Haemophilus influenzae type b (Hib)
Haemophilus influenzae type b (Hib) is a bacterium that can cause a number of serious illnesses, particularly in young children.
Hib infections used to be a serious health problem in the UK, but the routine immunisation against Hib, given to infants since 1992, means these infections are now rare.
Of the small number of cases that do occur nowadays, most affect adults with long-term (chronic) underlying medical conditions, rather than young children.
Problems caused by Hib
Hib bacteria can cause several serious infections, including:
- meningitis – infection of the lining of the brain and spinal cord
- septicaemia – blood poisoning
- pneumonia – infection of the lungs
- pericarditis – infection of the lining surrounding the heart
- epiglottitis – infection of the epiglottis, the flap that covers the entrance to your windpipe
- septic arthritis – infection of the joints
- cellulitis – infection of the skin and underlying tissues
- osteomyelitis – infection of the bones
Many children who develop Hib infections become very ill and need treatment with antibiotics in hospital.
Meningitis is the most severe illness caused by Hib. Even with treatment, 1 in every 20 children with Hib meningitis will die.
Those who survive may have long-term problems, such as hearing loss, seizures and learning disabilities.
How Hib is spread
Hib bacteria can live in the nose and throat of healthy people, and usually don’t cause any symptoms.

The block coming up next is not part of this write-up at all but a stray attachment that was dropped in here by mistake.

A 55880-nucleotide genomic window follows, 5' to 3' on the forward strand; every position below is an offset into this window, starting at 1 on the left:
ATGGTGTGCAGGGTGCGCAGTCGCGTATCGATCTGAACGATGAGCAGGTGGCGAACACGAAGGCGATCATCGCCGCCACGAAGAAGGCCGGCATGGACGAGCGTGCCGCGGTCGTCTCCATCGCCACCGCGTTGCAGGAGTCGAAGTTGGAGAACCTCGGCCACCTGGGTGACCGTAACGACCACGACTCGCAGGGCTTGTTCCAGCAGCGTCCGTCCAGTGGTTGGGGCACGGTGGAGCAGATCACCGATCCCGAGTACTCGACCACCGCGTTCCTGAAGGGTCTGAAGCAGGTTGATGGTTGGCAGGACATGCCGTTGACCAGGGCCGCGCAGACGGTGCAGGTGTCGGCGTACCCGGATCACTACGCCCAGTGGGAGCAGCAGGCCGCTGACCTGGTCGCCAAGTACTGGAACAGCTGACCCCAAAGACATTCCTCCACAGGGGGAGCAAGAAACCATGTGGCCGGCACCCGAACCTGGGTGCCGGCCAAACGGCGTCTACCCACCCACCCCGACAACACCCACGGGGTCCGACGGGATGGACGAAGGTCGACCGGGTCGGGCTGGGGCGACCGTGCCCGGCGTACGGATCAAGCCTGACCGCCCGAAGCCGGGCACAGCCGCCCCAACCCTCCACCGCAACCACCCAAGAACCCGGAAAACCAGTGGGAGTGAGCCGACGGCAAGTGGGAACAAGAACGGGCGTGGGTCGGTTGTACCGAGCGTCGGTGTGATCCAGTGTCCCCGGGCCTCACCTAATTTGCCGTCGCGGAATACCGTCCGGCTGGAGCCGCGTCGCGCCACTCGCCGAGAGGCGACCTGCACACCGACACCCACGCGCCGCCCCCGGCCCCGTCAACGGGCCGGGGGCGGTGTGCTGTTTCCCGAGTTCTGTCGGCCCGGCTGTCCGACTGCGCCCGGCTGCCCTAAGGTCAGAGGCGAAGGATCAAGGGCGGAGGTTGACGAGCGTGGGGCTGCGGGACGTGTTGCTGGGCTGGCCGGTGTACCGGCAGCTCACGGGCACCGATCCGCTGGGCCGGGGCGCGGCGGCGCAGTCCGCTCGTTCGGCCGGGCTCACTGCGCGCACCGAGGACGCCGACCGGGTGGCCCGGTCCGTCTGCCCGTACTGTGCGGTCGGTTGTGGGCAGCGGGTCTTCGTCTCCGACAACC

The bacteria are usually spread in a similar way to cold and flu viruses, through infected droplets of fluid in coughs and sneezes.
The bacteria can be spread by healthy people who carry the bacteria, as well as those who are ill with a Hib infection.
Inhaling the infected droplets or transferring them into your mouth from a contaminated surface can allow the bacteria to spread further into your body, causing one of the infections mentioned above.
Immunising children against Hib has been very effective in cutting rates of Hib infections. Before a vaccine was available, Hib infection was the main cause of meningitis in young children in the UK. Now, it’s much rarer.
From more than 800 confirmed cases a year in England in the early 1990s, the number of Hib infections has now fallen to fewer than 20 cases a year.
The Hib vaccine is routinely offered to babies as part of the NHS childhood immunisation programme.
Babies have 3 separate doses of Hib vaccine – at 8, 12 and 16 weeks of age – as part of the combined 6-in-1 vaccine. Babies receive a booster dose of the Hib vaccine between 12 and 13 months of age as part of the combined Hib/MenC vaccine. This provides longer-term protection against Hib and helps protect against Meningococcal C (MenC) infections.